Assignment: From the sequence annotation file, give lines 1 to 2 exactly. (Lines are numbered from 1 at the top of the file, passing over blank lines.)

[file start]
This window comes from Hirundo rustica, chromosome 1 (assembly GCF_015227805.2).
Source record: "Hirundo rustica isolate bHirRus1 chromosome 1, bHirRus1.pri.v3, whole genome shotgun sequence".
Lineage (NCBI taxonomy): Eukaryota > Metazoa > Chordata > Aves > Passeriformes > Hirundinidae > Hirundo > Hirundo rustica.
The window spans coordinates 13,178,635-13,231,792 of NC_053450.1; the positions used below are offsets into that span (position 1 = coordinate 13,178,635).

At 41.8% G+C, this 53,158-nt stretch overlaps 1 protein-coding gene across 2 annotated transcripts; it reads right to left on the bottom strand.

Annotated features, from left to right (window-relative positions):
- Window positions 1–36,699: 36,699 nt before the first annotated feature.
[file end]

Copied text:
This window comes from Hirundo rustica, chromosome 1 (assembly GCF_015227805.2).
Source record: "Hirundo rustica isolate bHirRus1 chromosome 1, bHirRus1.pri.v3, whole genome shotgun sequence".